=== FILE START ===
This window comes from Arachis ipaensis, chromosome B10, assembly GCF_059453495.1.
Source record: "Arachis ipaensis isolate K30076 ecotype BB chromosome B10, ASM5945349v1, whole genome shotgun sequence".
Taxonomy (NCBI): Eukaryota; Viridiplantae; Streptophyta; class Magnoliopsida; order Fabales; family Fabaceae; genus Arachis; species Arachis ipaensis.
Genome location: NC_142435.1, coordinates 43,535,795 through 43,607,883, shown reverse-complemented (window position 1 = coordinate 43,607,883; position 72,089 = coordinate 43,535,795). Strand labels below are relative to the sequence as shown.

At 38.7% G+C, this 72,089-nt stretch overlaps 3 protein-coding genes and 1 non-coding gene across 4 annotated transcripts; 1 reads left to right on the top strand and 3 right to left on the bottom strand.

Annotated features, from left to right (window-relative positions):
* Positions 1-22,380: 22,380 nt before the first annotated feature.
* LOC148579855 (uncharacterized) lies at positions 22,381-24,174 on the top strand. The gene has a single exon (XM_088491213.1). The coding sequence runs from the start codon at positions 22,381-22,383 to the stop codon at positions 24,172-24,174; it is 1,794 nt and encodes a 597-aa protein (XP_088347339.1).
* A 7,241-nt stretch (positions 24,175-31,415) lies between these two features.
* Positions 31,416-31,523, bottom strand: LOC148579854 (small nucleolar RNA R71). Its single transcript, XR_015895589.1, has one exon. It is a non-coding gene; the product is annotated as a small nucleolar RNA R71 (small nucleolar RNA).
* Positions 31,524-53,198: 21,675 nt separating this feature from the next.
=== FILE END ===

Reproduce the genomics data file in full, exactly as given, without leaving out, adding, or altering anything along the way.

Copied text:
This window comes from Arachis ipaensis, chromosome B10, assembly GCF_059453495.1.
Source record: "Arachis ipaensis isolate K30076 ecotype BB chromosome B10, ASM5945349v1, whole genome shotgun sequence".
Taxonomy (NCBI): Eukaryota; Viridiplantae; Streptophyta; class Magnoliopsida; order Fabales; family Fabaceae; genus Arachis; species Arachis ipaensis.
Genome location: NC_142435.1, coordinates 43,535,795 through 43,607,883, shown reverse-complemented (window position 1 = coordinate 43,607,883; position 72,089 = coordinate 43,535,795). Strand labels below are relative to the sequence as shown.

At 38.7% G+C, this 72,089-nt stretch overlaps 3 protein-coding genes and 1 non-coding gene across 4 annotated transcripts; 1 reads left to right on the top strand and 3 right to left on the bottom strand.

Annotated features, from left to right (window-relative positions):
* Positions 1-22,380: 22,380 nt before the first annotated feature.
* LOC148579855 (uncharacterized) lies at positions 22,381-24,174 on the top strand. The gene has a single exon (XM_088491213.1). The coding sequence runs from the start codon at positions 22,381-22,383 to the stop codon at positions 24,172-24,174; it is 1,794 nt and encodes a 597-aa protein (XP_088347339.1).
* A 7,241-nt stretch (positions 24,175-31,415) lies between these two features.
* Positions 31,416-31,523, bottom strand: LOC148579854 (small nucleolar RNA R71). Its single transcript, XR_015895589.1, has one exon. It is a non-coding gene; the product is annotated as a small nucleolar RNA R71 (small nucleolar RNA).
* Positions 31,524-53,198: 21,675 nt separating this feature from the next.